Short Reads - The General Court annulled the EUR 33.6 million fine imposed on banking group HSBC for its participation in the euro interest rates derivatives cartel. Full annulment was granted based on the Commission's failure to provide sufficiently detailed reasoning for the first step of the fine calculation, establishing the value of sales. As the value of sales could not be established in a straightforward way, the Commission used a proxy. When doing so, the Commission needs to properly explain its reasoning to allow the companies fined to understand how it arrived at the proxy. 

Read more

03.10.2019 NL law
The postman will no longer ring twice: Minister unblocks postal merger

Short Reads - The Dutch Authority for Consumers and Markets (ACM) recently blocked postal operator PostNL's acquisition of its only national competitor, Sandd, because this would create "a monopolist on the postal delivery market". However, the Dutch Minister of Economic Affairs and Climate Policy has overruled the ACM's decision on grounds of public interest. Invoking industrial policy or public interest reasons for merger clearance seems to be catching on.

Read more

03.10.2019 NL law
The ACM has to pay: moral damages awarded to real estate traders

Short Reads - The Dutch Authority for Consumers and Markets (ACM) needs to cough up a total of EUR 120,000 in moral damages to three real estate traders. The Dutch Trade and Industry Appeal Tribunal (CBb) agreed with the real estate traders that the annulment of the ACM's cartel decisions against them was insufficient compensation for the harm they suffered as a result of the length of the procedure and the press coverage of their cases.

Read more

02.10.2019 NL law
Politie aansprakelijk voor schietpartij Alphen aan den Rijn

Short Reads - De politie is aansprakelijk voor de schietpartij in een winkelcentrum Alphen aan den Rijn in 2011. Dat oordeelt de Hoge Raad in zijn arrest van 20 september 2019 (ECLI:NL:HR:2019:1409). Bij deze schietpartij vonden zes mensen de dood en raakten zestien mensen gewond. De dader doodde ook zichzelf. Nabestaanden van dodelijke slachtoffers, slachtoffers die gewond raakten en winkeliers spreken de politie aan tot schadevergoeding. Zij voeren aan dat de politie de vergunning voor de wapens die de man gebruikte, niet had mogen verlenen.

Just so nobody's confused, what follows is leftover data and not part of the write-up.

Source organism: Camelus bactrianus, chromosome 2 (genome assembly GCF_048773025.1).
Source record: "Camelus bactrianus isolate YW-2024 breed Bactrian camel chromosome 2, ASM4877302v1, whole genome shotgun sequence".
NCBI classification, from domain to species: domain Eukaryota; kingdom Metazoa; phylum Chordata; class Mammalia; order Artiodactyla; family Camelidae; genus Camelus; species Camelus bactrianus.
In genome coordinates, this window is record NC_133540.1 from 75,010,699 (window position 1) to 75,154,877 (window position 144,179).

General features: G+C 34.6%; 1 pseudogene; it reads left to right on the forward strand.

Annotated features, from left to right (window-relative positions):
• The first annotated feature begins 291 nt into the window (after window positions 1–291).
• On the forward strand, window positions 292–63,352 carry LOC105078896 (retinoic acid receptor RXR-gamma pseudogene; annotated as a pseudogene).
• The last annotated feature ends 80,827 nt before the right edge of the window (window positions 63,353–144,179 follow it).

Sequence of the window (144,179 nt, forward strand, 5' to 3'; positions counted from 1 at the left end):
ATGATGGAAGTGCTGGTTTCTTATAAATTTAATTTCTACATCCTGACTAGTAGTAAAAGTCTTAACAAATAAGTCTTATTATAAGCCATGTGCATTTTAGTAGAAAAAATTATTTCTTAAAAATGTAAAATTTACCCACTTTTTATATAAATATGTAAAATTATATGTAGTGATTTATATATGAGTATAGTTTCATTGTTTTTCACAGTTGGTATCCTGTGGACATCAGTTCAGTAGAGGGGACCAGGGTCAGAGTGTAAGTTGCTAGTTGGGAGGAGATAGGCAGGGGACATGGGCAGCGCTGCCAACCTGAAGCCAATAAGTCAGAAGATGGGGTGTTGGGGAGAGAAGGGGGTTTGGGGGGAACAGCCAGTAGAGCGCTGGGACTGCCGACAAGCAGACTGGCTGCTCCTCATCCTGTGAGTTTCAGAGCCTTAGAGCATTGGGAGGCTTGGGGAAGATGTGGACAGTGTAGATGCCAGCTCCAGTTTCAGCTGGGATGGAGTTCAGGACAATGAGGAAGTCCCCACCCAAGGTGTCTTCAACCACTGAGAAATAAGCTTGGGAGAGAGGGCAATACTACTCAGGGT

Read more

03.10.2019 NL law
Margrethe Vestager to play matchmaker between enforcement and regulation

Short Reads - Current Competition Commissioner Margrethe Vestager may face even greater challenges in the next European Commission. President-elect Ursula von der Leyen has not only nominated Vestager for a second term as Commissioner for Competition, but has also asked her to coordinate the European Commission's digital agenda. As a result, Vestager may soon be tackling digital issues through competition enforcement whilst also proposing additional regulation to deal with these (and related) issues pre-emptively.

Read more

02.10.2019 NL law
Dutch national police service liable for unlawful granting of firearms permit

Short Reads - In a recent decision (ECLI:NL:HR:2019:1409), the Supreme Court has decided that the Dutch national police force is liable for damage suffered by victims of a shooting which took place in a shopping centre in 2011; an event that shocked the Netherlands. The Supreme Court held that the police had unlawfully granted a permit for the firearms used in the shooting.

Read more

Our website uses functional cookies for the functioning of the website and analytic cookies that enable us to generate aggregated visitor data. We also use other cookies, such as third party tracking cookies - please indicate whether you agree to the use of these other cookies:

Privacy – en cookieverklaring